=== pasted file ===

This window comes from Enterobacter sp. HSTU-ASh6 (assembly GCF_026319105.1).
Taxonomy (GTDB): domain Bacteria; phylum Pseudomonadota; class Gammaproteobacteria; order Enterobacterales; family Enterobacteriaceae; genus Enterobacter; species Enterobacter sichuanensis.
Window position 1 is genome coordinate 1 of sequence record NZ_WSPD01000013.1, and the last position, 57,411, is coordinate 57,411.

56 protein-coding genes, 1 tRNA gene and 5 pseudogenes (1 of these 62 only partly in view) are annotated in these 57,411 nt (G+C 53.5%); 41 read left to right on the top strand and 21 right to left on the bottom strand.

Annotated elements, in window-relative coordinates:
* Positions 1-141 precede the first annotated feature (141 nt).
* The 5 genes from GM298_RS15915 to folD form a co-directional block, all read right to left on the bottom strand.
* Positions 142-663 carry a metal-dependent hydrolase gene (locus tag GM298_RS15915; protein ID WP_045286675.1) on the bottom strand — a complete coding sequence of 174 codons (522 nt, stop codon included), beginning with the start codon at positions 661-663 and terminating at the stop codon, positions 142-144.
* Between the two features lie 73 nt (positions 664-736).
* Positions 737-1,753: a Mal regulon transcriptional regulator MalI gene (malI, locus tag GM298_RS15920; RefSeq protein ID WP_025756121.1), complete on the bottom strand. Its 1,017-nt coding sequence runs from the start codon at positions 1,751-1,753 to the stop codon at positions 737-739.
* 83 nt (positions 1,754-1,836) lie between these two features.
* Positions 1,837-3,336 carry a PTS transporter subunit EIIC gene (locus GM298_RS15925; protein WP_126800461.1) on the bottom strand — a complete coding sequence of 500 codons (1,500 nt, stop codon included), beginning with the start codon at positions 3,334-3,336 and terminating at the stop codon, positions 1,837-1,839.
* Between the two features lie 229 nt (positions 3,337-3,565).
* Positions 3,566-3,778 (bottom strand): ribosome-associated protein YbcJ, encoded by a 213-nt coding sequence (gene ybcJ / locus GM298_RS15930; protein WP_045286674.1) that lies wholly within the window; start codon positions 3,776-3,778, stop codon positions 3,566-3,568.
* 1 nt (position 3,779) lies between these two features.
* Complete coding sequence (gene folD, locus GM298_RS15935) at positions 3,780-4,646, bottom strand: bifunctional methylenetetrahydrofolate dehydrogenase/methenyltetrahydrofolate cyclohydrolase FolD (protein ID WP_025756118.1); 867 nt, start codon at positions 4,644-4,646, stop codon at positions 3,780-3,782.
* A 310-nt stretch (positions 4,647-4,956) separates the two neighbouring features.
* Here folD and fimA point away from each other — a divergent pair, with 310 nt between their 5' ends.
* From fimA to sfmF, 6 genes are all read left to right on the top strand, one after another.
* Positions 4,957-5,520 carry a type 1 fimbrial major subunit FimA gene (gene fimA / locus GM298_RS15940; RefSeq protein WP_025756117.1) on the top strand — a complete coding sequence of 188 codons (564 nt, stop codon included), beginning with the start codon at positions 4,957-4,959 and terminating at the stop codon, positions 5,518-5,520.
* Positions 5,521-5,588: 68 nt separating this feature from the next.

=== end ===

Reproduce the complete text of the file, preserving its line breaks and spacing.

This window comes from Enterobacter sp. HSTU-ASh6 (assembly GCF_026319105.1).
Taxonomy (GTDB): domain Bacteria; phylum Pseudomonadota; class Gammaproteobacteria; order Enterobacterales; family Enterobacteriaceae; genus Enterobacter; species Enterobacter sichuanensis.
Window position 1 is genome coordinate 1 of sequence record NZ_WSPD01000013.1, and the last position, 57,411, is coordinate 57,411.

56 protein-coding genes, 1 tRNA gene and 5 pseudogenes (1 of these 62 only partly in view) are annotated in these 57,411 nt (G+C 53.5%); 41 read left to right on the top strand and 21 right to left on the bottom strand.

Annotated elements, in window-relative coordinates:
* Positions 1-141 precede the first annotated feature (141 nt).
* The 5 genes from GM298_RS15915 to folD form a co-directional block, all read right to left on the bottom strand.
* Positions 142-663 carry a metal-dependent hydrolase gene (locus tag GM298_RS15915; protein ID WP_045286675.1) on the bottom strand — a complete coding sequence of 174 codons (522 nt, stop codon included), beginning with the start codon at positions 661-663 and terminating at the stop codon, positions 142-144.
* Between the two features lie 73 nt (positions 664-736).
* Positions 737-1,753: a Mal regulon transcriptional regulator MalI gene (malI, locus tag GM298_RS15920; RefSeq protein ID WP_025756121.1), complete on the bottom strand. Its 1,017-nt coding sequence runs from the start codon at positions 1,751-1,753 to the stop codon at positions 737-739.
* 83 nt (positions 1,754-1,836) lie between these two features.
* Positions 1,837-3,336 carry a PTS transporter subunit EIIC gene (locus GM298_RS15925; protein WP_126800461.1) on the bottom strand — a complete coding sequence of 500 codons (1,500 nt, stop codon included), beginning with the start codon at positions 3,334-3,336 and terminating at the stop codon, positions 1,837-1,839.
* Between the two features lie 229 nt (positions 3,337-3,565).
* Positions 3,566-3,778 (bottom strand): ribosome-associated protein YbcJ, encoded by a 213-nt coding sequence (gene ybcJ / locus GM298_RS15930; protein WP_045286674.1) that lies wholly within the window; start codon positions 3,776-3,778, stop codon positions 3,566-3,568.
* 1 nt (position 3,779) lies between these two features.
* Complete coding sequence (gene folD, locus GM298_RS15935) at positions 3,780-4,646, bottom strand: bifunctional methylenetetrahydrofolate dehydrogenase/methenyltetrahydrofolate cyclohydrolase FolD (protein ID WP_025756118.1); 867 nt, start codon at positions 4,644-4,646, stop codon at positions 3,780-3,782.
* A 310-nt stretch (positions 4,647-4,956) separates the two neighbouring features.
* Here folD and fimA point away from each other — a divergent pair, with 310 nt between their 5' ends.
* From fimA to sfmF, 6 genes are all read left to right on the top strand, one after another.
* Positions 4,957-5,520 carry a type 1 fimbrial major subunit FimA gene (gene fimA / locus GM298_RS15940; RefSeq protein WP_025756117.1) on the top strand — a complete coding sequence of 188 codons (564 nt, stop codon included), beginning with the start codon at positions 4,957-4,959 and terminating at the stop codon, positions 5,518-5,520.
* Positions 5,521-5,588: 68 nt separating this feature from the next.